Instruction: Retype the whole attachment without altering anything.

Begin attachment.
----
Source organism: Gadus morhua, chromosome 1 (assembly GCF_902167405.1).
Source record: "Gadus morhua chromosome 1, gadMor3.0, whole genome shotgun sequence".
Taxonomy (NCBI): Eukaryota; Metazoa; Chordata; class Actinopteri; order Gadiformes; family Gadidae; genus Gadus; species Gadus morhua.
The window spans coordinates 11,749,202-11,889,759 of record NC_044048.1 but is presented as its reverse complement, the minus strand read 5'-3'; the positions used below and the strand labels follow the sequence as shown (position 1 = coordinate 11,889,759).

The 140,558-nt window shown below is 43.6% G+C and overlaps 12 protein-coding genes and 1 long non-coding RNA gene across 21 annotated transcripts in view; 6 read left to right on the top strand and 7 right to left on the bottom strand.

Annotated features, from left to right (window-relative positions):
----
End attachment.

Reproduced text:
Source organism: Gadus morhua, chromosome 1 (assembly GCF_902167405.1).
Source record: "Gadus morhua chromosome 1, gadMor3.0, whole genome shotgun sequence".
Taxonomy (NCBI): Eukaryota; Metazoa; Chordata; class Actinopteri; order Gadiformes; family Gadidae; genus Gadus; species Gadus morhua.
The window spans coordinates 11,749,202-11,889,759 of record NC_044048.1 but is presented as its reverse complement, the minus strand read 5'-3'; the positions used below and the strand labels follow the sequence as shown (position 1 = coordinate 11,889,759).

The 140,558-nt window shown below is 43.6% G+C and overlaps 12 protein-coding genes and 1 long non-coding RNA gene across 21 annotated transcripts in view; 6 read left to right on the top strand and 7 right to left on the bottom strand.

Annotated features, from left to right (window-relative positions):